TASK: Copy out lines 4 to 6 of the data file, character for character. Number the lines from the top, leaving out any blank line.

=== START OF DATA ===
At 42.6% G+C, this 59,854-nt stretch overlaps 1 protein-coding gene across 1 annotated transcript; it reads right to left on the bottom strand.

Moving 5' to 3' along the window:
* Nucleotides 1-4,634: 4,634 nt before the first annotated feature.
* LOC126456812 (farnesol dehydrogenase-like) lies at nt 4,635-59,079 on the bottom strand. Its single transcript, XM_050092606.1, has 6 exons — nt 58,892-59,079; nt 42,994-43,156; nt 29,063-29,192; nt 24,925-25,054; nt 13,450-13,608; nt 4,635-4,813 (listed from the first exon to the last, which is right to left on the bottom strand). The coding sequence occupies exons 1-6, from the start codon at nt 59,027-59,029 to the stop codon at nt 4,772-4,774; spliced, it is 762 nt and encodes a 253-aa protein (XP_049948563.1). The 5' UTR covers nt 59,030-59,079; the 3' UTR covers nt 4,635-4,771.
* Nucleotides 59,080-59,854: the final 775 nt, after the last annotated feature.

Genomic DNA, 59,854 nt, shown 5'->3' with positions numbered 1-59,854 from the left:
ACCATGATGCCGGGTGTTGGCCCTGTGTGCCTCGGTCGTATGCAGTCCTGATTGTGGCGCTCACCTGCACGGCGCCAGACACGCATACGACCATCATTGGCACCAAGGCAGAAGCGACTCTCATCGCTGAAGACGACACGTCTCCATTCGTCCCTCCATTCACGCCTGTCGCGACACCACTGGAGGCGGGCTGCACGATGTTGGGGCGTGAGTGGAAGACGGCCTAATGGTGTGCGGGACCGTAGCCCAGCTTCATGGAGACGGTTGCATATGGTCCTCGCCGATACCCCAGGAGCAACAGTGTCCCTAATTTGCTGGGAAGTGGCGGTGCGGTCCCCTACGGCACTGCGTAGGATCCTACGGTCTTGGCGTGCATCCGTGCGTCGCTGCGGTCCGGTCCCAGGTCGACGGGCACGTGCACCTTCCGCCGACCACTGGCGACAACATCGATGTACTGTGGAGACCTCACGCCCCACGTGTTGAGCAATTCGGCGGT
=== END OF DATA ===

* LOC126456812 (farnesol dehydrogenase-like) lies at nt 4,635-59,079 on the bottom strand. Its single transcript, XM_050092606.1, has 6 exons — nt 58,892-59,079; nt 42,994-43,156; nt 29,063-29,192; nt 24,925-25,054; nt 13,450-13,608; nt 4,635-4,813 (listed from the first exon to the last, which is right to left on the bottom strand). The coding sequence occupies exons 1-6, from the start codon at nt 59,027-59,029 to the stop codon at nt 4,772-4,774; spliced, it is 762 nt and encodes a 253-aa protein (XP_049948563.1). The 5' UTR covers nt 59,030-59,079; the 3' UTR covers nt 4,635-4,771.
* Nucleotides 59,080-59,854: the final 775 nt, after the last annotated feature.

Genomic DNA, 59,854 nt, shown 5'->3' with positions numbered 1-59,854 from the left: